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Post-pandemic education

Alternate modes of instruction under the common misnomer of ‘blended learning‘, are beginning to lose steam and effectiveness largely due to paucity of innovation, appropriate strategising, lack of instruction delivery models in the blended mode, redundant and repetitive applications, and shaky internet platforms

RUDRASHIS DATTA | KOLKATA |

Resuming institutional education post-Covid has been one of the most contested topics in policymaking circles the world over. The predominating concern is to strike the right timing between ensuring the physical well-being and safety of the stakeholders, primarily the students and the teachers, and the imperative to bring down the damage to education to a manageable minimum. With a hiatus of nearly 18 months between the universal closure of educational institutions and the present time, the chorus to open educational institutions and resume instruction in the physical, face-to-face mode has justifiably grown louder.
Again, initial reports of resurgence of infection in institutions that experimented with an early resumption of physical teaching reveal that the threat of a surge in infections post resumption of offline instruction is real and immediate, largely because the premise of physical distancing and Covid protocols in educational institutions are an impossibility.
The argument in favour of early opening of institutions as a comparison to resumption of most other group activities in daily life is partially flawed since the comparison overlooks the fact that institutions, including classrooms, are the only places where participants are required to stay in a generally enclosed space for a continuous stretch of 5-6 hours every day with poor ventilation and overcrowded spaces.
Also, the fact that children and adolescents are still without the protection of vaccination is a consideration too serious to overlook, since Covid data across the world clearly suggests that while the intensity of infection in children might be comparatively less vis-à-vis adults, the threat of severely negative outcomes for Covid-infected children are not negligible because an overwhelming number of our children do not go through routine physiological testing to detect hidden co-morbidities which may define severity of infection, multi-organ failures or even death.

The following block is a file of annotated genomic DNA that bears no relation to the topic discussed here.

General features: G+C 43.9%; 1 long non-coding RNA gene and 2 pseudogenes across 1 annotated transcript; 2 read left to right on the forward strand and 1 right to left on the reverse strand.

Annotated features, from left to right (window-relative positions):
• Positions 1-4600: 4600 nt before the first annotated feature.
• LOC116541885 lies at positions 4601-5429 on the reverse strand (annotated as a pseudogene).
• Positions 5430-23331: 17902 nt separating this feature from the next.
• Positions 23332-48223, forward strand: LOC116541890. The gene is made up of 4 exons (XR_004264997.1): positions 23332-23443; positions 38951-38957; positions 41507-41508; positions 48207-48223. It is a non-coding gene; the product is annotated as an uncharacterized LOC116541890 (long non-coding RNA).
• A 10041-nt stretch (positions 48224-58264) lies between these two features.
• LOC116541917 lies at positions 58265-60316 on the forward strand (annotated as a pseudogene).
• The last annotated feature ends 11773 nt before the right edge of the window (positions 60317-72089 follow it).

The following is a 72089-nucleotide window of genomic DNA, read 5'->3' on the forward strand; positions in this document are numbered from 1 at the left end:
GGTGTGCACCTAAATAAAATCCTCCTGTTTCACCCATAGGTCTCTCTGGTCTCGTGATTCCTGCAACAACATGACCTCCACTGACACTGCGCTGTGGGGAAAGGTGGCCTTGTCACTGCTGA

At the same time, the damage for education is too serious to overlook given that around 1.6 billion children have been forced out of institutions and estimates suggest that around 40 per cent of them may not be able to return due to severity of financial conditions post-Covid, lack of resources, compulsion to work to supplement family incomes, or worse, because of being orphaned by the disease.
While there has been a general acceptance of alternate modes of instruction based on the internet and use of mobile devices, platforms and applications the world over, to lessen the impact of disruption in education, these modes of instruction and evaluation, under the common misnomer of ‘blended learning’, are beginning to lose steam and effectiveness largely due to paucity of innovation, appropriate strategising, lack of instruction delivery models in the blended mode, redundant and repetitive applications and shaky internet platforms.
While ‘blended learning’ is a complicated instruction delivery model requiring proper community-level calibration of steps, practices and training, it has been virtually reduced to a simplistic two step model of using an online platform for conducting largely one-way instructional delivery through a video-conferencing application and a home-based open book examination where the internet is used merely to transfer copied ‘answers’ to a centrally located nodal evaluation centre.